Here’s something I didn’t know: the same scanners that score standardized tests can be used to count the erasures in which answers are changed from wrong to right. Too many changes and a school or teacher can come under suspicion of cheating. That’s the case in Georgia, where nearly 200 schools are being investigated following a study by the Governor’s Office of Student Achievement, the New York Times reports.
The study determined the average number of wrong-to-right erasures statewide for each grade and subject, and flagged any classroom with an unusually high number. For example, in fourth-grade math, students on average changed 1.8 answers from wrong to right, while one classroom that was flagged as suspicious had more than 6 such changes per student. Four percent of schools were placed in the “severe concern” category, which meant that 25 percent or more of a school’s classes were flagged. Six percent were in the “moderate concern” category, which meant that 11 percent to 25 percent of its classes were flagged, and 10 percent raised “minimal concern,” meaning 6 percent to 10 percent of its classes were flagged.
At 27 schools, 21 of which were in the Atlanta district, more than half the classes were flagged, and at four Atlanta schools more than 80 percent of the classes were flagged, the Times reports.
For a fascinating read, go to Schneier on Security, a blog on computer security issues, where commenters are picking apart the Georgia investigation. “What study has been done showing that the percentage of answers changed from wrong to right is a good indicator of cheating?” one asks.
I’m HIGHLY skeptical of the ability of scanner to determine whether or not an answer was changed. If you look at the numbers in the report closely, you’ll see that according to the scanner almost all changes were wrong to right; there were very few wrong to wrong answers recorded. That alone strikes me as wildly improbable. One big flaw of this study is that there is no evidence that took a random sample of the recorded changes and *visually inspected* those documents to determine if what the scanner was recording was in fact accurate. Don’t misunderstand. I am sure there are teachers who cheat. I’m just skeptical that this study is anything other than a witch hunt.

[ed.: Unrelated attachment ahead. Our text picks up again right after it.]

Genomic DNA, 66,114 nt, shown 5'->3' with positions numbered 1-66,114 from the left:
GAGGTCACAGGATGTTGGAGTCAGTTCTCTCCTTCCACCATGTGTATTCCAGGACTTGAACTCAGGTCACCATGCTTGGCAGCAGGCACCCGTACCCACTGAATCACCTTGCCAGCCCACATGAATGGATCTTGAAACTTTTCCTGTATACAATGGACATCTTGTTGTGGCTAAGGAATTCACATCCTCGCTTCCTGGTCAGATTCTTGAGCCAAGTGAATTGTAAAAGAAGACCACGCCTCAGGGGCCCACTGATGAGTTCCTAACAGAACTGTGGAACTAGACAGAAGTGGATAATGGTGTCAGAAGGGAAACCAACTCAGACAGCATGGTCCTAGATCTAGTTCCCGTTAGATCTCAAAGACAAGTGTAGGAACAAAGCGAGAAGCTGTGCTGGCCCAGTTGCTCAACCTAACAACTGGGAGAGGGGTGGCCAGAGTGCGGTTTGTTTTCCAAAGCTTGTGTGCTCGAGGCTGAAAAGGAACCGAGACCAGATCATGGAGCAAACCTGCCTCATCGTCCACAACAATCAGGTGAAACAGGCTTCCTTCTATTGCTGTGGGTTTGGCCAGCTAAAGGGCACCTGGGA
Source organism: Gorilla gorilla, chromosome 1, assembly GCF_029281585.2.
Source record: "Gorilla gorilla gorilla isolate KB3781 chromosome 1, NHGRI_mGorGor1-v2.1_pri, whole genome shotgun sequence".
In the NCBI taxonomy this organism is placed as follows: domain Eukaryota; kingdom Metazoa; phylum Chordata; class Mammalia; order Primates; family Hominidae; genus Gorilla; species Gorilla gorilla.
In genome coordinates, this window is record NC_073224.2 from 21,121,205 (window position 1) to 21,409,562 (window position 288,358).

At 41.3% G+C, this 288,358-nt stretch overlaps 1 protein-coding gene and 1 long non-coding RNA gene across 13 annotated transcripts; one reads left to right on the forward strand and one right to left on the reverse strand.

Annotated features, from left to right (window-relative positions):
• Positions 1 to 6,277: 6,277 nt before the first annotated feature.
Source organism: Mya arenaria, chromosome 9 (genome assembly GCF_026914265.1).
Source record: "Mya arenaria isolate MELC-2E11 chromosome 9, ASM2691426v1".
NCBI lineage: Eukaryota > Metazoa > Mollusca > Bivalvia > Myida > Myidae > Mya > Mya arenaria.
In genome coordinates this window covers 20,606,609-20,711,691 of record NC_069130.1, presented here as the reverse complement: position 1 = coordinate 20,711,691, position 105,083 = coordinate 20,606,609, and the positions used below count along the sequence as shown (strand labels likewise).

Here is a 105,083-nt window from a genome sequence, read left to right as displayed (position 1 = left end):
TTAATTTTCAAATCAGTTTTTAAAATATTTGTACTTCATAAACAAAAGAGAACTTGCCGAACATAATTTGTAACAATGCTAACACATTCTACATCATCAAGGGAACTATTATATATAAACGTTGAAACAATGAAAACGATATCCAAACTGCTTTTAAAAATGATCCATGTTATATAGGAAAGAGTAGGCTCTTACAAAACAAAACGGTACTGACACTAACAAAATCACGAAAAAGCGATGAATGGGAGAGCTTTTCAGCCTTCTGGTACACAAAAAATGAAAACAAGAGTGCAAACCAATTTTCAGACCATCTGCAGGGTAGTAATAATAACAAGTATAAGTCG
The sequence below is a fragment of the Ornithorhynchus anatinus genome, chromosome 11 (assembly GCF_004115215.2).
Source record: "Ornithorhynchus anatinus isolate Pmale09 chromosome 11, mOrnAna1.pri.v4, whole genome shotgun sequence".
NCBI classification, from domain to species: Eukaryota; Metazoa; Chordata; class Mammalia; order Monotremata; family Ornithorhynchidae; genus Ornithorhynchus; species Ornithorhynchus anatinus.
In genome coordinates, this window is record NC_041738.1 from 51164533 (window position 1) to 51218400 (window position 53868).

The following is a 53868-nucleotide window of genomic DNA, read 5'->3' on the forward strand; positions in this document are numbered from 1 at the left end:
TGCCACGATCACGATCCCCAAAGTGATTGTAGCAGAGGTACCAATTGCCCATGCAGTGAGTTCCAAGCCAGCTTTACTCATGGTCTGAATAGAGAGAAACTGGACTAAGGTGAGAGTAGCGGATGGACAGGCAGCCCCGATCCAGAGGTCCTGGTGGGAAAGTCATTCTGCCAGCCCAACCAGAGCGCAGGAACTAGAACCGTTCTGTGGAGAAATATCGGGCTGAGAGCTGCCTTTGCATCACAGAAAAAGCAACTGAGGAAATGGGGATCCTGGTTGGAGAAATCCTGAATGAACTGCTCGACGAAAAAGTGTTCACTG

Other commenters suggest it would be child’s play to defeat scanning for erasures: simply fill in all the answers and erase the wrong ones.
…a smart teacher would also create erasures on wrong answers that they haven’t changed to defeat the wrong->right/right->wrong statistic. Could the analyst infer that the teacher was cheating just because an increase in erasures where there is no discernable bias in the erasures themselves? This is quickly becoming a counter-intelligence exercise.
The best comment comes from someone outside education–and the U.S. “Can someone please explain this topic to us non-Americans? I don’t understand what this is about,” he writes. ”Back when I was in school the students cheated, not teachers. Why would they do that? Makes no sense.”
Random testing, anyone?